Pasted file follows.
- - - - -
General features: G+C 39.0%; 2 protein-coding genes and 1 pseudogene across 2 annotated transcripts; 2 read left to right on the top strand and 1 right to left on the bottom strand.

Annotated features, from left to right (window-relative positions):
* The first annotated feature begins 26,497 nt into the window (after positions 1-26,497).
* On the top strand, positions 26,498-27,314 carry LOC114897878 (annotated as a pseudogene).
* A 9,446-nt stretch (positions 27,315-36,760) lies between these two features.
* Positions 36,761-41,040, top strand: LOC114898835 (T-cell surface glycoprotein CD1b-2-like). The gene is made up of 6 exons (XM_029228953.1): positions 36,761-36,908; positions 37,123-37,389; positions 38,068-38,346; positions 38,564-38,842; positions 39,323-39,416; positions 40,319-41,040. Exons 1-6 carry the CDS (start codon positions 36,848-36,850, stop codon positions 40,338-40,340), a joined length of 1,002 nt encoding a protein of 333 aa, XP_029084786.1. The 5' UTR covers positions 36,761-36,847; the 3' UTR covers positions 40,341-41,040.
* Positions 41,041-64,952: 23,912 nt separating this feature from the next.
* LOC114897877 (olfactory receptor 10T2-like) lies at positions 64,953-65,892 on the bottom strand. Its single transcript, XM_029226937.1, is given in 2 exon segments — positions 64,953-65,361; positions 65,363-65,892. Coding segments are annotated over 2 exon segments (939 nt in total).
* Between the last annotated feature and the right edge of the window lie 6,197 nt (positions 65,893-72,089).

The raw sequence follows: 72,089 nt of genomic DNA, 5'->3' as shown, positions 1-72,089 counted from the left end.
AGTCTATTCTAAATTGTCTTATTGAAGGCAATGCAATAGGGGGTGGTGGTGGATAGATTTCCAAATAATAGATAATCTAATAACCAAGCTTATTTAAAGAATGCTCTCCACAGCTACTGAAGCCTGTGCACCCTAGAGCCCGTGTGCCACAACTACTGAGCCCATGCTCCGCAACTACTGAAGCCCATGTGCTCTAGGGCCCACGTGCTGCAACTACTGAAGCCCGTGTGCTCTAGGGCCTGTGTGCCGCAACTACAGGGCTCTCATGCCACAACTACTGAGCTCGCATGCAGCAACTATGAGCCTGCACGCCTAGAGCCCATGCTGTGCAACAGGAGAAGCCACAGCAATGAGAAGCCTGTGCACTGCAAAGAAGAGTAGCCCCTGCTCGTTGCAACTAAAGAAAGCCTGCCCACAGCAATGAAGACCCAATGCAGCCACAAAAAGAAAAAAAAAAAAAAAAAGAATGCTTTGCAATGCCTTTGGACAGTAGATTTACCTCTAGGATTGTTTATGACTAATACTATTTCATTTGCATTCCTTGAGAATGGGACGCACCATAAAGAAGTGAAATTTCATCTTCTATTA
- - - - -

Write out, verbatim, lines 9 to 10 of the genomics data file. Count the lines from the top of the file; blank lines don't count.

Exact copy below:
* Between the last annotated feature and the right edge of the window lie 6,197 nt (positions 65,893-72,089).

The raw sequence follows: 72,089 nt of genomic DNA, 5'->3' as shown, positions 1-72,089 counted from the left end.